Today, I'm thinking about the people who fire our dreams and support them. And for me there have been a lot of people who have helped me get here... to the point of where I paint and share my work on a full time basis. So many in fact, that I'm sure I'll leave people out. So I'll apologize for that ahead of time.
Aunt Marj was my mother's twin - fraternal. They were very different from each other and yet similar. Having lost my mom 13 years ago Marj was the closest thing to my mother that my sisters and I could get. She was a social worker who loved gardening, genealogy, photography, painting and animals. As I grew I came to love those things too.
But it wasn't Marj who bought me paints and sketch books for Christmas. It was my sister Karen, who
Alice Frisque and I were the best artists throughout grade school. It helped me when I was an awkward kid with dyslexia. (But in the late 60's we didn't have these labels. I was just the "dumb" kid who couldn't spell and was in the lower reading level.) I was happy to have something I was "better" than most at. I learned to compensate for my dyslexia by the time I hit junior high and I no longer needed art in the same way. I still took art classes throughout high school but lacked the confidence in my work to take it very seriously.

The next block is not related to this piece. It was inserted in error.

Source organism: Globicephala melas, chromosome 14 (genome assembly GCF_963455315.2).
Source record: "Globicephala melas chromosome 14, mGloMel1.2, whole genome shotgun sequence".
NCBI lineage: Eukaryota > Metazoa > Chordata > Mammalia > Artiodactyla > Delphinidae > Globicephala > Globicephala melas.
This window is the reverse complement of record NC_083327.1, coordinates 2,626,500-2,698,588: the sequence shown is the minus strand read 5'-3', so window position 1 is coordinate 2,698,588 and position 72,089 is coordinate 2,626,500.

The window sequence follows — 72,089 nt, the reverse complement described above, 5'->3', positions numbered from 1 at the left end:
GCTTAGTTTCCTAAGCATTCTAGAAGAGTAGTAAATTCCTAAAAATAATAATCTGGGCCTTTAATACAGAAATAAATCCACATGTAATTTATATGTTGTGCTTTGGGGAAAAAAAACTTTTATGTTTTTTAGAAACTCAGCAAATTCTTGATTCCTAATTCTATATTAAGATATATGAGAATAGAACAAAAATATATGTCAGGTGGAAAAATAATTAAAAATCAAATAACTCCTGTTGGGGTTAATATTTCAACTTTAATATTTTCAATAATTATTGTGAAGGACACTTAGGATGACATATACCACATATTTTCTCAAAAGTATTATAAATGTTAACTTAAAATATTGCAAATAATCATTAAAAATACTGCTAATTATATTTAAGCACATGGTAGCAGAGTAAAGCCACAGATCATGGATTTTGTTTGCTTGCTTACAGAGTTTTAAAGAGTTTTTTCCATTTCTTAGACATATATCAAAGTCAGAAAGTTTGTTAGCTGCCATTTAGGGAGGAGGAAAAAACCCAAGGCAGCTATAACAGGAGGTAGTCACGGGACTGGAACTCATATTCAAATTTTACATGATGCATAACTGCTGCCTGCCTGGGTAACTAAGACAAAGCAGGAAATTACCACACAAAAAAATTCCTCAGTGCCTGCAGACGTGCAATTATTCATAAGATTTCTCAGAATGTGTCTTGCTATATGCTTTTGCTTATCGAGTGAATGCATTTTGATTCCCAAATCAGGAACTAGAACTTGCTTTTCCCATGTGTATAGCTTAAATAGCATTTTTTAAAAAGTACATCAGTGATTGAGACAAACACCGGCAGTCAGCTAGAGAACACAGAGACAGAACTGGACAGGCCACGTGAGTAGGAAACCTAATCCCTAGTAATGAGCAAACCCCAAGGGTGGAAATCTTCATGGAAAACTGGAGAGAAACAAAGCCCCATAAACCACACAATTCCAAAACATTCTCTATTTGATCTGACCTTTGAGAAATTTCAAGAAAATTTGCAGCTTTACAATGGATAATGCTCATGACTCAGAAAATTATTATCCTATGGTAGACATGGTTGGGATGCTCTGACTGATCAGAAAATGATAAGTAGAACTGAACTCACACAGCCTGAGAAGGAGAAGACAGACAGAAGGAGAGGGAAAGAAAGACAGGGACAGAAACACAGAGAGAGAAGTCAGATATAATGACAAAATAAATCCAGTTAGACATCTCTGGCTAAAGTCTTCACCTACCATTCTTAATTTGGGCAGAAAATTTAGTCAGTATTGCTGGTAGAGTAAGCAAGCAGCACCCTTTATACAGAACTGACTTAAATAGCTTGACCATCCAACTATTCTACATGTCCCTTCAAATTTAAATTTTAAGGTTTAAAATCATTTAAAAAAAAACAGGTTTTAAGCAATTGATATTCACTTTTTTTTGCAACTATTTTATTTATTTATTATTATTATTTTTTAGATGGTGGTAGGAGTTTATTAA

It wasn't until my sophomore year in college, when I took a drawing class as an elective, that I rediscovered art and fell in love with it all over again. At Uof I I had incredible teachers who drove me to do my best like Ed Betts, Jerry Savage and Roger Batley. They loved art so much that it shined through in their teaching methods. I was hooked.
I always told Mark that when I grew up I wanted to become a painter. A few years ago, Mark asked me at just what age I would feel grown up enough to become that painter I always dreamed about? He was right. How was I going to feel if I had lived my whole life without doing something that was so important to myself personally?
end of part 1
Please return next Thursday for the rest of the story.